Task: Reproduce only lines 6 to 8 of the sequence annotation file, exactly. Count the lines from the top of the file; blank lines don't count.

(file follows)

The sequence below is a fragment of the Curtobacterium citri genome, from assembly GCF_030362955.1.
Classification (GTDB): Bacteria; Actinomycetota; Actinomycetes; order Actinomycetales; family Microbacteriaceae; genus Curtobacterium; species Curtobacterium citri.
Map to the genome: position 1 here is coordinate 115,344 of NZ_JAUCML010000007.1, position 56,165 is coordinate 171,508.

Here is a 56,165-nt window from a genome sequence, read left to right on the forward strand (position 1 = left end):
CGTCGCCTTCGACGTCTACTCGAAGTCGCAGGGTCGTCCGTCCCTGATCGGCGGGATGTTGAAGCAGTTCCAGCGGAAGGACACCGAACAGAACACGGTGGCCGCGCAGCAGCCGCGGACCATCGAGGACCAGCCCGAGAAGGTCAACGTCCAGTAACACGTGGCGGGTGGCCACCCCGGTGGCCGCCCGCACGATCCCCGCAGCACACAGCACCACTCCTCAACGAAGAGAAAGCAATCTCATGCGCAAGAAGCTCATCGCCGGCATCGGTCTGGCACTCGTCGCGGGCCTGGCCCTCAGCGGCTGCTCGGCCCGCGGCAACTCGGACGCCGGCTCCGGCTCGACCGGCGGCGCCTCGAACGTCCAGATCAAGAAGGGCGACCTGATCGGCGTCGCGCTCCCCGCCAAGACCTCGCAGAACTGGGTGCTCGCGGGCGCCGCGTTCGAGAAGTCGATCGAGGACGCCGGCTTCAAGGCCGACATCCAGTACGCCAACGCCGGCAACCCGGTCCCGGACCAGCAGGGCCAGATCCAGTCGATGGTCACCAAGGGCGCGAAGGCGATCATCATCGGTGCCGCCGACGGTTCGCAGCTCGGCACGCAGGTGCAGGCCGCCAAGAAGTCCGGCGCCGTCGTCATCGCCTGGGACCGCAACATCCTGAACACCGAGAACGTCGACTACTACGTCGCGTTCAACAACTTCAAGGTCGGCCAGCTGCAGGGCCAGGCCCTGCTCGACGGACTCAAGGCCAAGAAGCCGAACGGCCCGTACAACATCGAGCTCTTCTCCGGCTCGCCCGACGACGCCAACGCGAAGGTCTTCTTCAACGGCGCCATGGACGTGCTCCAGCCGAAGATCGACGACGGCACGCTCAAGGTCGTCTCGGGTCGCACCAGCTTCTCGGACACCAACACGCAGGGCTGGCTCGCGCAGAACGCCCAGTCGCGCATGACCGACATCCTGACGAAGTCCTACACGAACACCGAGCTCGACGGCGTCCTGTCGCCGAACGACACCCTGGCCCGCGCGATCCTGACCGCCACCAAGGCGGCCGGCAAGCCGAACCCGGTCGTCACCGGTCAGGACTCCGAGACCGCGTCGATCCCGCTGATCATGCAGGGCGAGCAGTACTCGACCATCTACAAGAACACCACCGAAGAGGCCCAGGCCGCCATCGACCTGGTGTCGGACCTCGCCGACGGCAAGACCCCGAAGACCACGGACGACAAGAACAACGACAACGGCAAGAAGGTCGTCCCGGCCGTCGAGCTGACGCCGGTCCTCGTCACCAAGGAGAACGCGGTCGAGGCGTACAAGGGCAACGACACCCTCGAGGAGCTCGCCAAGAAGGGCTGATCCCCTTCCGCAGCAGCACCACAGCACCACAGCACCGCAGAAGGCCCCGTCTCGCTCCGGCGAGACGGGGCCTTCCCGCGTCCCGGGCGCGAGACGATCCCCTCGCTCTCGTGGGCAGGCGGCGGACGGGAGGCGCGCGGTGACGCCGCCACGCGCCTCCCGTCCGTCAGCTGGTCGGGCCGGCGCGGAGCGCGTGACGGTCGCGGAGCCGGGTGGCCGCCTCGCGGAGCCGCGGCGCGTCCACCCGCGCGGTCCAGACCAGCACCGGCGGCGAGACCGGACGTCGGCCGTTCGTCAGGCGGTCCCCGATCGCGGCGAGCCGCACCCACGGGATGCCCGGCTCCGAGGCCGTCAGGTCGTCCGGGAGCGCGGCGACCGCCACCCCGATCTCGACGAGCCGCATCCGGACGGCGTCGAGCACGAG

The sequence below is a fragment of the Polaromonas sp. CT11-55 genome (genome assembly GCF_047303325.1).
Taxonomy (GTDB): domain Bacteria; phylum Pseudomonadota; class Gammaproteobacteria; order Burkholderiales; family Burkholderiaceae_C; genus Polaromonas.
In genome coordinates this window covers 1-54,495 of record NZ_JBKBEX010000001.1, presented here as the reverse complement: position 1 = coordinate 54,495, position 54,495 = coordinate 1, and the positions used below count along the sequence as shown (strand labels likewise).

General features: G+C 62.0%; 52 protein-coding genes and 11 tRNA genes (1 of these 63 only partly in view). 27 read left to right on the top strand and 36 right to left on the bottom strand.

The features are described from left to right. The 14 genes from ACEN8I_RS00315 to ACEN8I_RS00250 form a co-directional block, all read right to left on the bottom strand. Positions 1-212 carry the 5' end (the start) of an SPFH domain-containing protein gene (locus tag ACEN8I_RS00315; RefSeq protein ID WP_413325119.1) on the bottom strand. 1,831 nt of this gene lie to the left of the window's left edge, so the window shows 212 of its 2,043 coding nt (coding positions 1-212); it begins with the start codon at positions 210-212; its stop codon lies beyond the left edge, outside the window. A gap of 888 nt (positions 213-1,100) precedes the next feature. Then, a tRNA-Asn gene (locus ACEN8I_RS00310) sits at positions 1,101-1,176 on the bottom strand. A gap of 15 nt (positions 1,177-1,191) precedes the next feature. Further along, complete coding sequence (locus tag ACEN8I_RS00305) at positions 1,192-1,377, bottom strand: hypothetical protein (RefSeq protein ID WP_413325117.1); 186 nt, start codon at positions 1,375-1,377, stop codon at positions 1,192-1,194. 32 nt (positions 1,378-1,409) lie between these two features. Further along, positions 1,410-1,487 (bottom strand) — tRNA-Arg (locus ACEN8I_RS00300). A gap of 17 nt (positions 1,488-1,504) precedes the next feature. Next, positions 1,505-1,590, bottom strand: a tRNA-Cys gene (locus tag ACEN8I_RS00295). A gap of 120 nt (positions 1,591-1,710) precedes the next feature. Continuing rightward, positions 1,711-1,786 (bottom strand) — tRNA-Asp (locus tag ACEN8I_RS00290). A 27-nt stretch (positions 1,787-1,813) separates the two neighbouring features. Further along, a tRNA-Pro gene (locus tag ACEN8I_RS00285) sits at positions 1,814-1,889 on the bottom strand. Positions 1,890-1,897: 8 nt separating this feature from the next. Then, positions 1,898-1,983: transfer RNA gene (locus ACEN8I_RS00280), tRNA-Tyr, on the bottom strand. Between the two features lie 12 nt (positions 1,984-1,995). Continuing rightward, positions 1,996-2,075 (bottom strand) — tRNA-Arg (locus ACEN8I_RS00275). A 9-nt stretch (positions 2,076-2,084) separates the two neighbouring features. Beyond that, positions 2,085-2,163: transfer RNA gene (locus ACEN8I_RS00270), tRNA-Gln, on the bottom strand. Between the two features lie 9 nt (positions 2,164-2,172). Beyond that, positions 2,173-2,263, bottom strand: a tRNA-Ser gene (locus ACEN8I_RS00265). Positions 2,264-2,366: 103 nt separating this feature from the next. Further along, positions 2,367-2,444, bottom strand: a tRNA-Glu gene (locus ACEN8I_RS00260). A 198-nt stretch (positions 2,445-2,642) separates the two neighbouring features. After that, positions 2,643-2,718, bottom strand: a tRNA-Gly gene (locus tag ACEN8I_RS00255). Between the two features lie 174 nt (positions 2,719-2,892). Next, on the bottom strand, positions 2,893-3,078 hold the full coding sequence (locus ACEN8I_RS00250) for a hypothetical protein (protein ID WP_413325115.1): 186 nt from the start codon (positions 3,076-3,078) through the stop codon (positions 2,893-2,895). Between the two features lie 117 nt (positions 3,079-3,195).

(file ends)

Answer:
The sequence below is a fragment of the Polaromonas sp. CT11-55 genome (genome assembly GCF_047303325.1).
Taxonomy (GTDB): domain Bacteria; phylum Pseudomonadota; class Gammaproteobacteria; order Burkholderiales; family Burkholderiaceae_C; genus Polaromonas.
In genome coordinates this window covers 1-54,495 of record NZ_JBKBEX010000001.1, presented here as the reverse complement: position 1 = coordinate 54,495, position 54,495 = coordinate 1, and the positions used below count along the sequence as shown (strand labels likewise).